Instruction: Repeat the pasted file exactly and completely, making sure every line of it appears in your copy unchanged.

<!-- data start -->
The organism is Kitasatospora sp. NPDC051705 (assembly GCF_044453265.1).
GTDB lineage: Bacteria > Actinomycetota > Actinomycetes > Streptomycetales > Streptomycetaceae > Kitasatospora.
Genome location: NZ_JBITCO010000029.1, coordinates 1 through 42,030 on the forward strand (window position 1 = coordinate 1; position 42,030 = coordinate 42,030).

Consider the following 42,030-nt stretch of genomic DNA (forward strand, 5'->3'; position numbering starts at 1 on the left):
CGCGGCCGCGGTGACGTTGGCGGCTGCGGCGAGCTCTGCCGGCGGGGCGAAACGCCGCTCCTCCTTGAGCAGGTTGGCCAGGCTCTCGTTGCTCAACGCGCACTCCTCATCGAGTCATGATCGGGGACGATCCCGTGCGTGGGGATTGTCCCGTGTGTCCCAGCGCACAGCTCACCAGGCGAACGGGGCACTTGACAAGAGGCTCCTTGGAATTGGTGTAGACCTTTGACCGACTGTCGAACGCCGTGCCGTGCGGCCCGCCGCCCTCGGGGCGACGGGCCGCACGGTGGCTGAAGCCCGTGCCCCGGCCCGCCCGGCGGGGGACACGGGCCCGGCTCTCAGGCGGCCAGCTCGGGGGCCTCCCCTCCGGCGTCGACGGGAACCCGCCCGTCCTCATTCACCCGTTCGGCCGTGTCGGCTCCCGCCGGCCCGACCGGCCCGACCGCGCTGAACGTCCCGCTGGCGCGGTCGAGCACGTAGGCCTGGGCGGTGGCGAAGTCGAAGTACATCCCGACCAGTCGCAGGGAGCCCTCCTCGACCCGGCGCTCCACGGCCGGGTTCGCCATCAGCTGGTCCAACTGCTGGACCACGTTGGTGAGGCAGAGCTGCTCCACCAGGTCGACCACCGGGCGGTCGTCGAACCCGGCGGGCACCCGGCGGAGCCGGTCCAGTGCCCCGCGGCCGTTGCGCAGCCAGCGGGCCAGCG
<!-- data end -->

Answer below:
The organism is Kitasatospora sp. NPDC051705 (assembly GCF_044453265.1).
GTDB lineage: Bacteria > Actinomycetota > Actinomycetes > Streptomycetales > Streptomycetaceae > Kitasatospora.
Genome location: NZ_JBITCO010000029.1, coordinates 1 through 42,030 on the forward strand (window position 1 = coordinate 1; position 42,030 = coordinate 42,030).

Consider the following 42,030-nt stretch of genomic DNA (forward strand, 5'->3'; position numbering starts at 1 on the left):
CGCGGCCGCGGTGACGTTGGCGGCTGCGGCGAGCTCTGCCGGCGGGGCGAAACGCCGCTCCTCCTTGAGCAGGTTGGCCAGGCTCTCGTTGCTCAACGCGCACTCCTCATCGAGTCATGATCGGGGACGATCCCGTGCGTGGGGATTGTCCCGTGTGTCCCAGCGCACAGCTCACCAGGCGAACGGGGCACTTGACAAGAGGCTCCTTGGAATTGGTGTAGACCTTTGACCGACTGTCGAACGCCGTGCCGTGCGGCCCGCCGCCCTCGGGGCGACGGGCCGCACGGTGGCTGAAGCCCGTGCCCCGGCCCGCCCGGCGGGGGACACGGGCCCGGCTCTCAGGCGGCCAGCTCGGGGGCCTCCCCTCCGGCGTCGACGGGAACCCGCCCGTCCTCATTCACCCGTTCGGCCGTGTCGGCTCCCGCCGGCCCGACCGGCCCGACCGCGCTGAACGTCCCGCTGGCGCGGTCGAGCACGTAGGCCTGGGCGGTGGCGAAGTCGAAGTACATCCCGACCAGTCGCAGGGAGCCCTCCTCGACCCGGCGCTCCACGGCCGGGTTCGCCATCAGCTGGTCCAACTGCTGGACCACGTTGGTGAGGCAGAGCTGCTCCACCAGGTCGACCACCGGGCGGTCGTCGAACCCGGCGGGCACCCGGCGGAGCCGGTCCAGTGCCCCGCGGCCGTTGCGCAGCCAGCGGGCCAGCG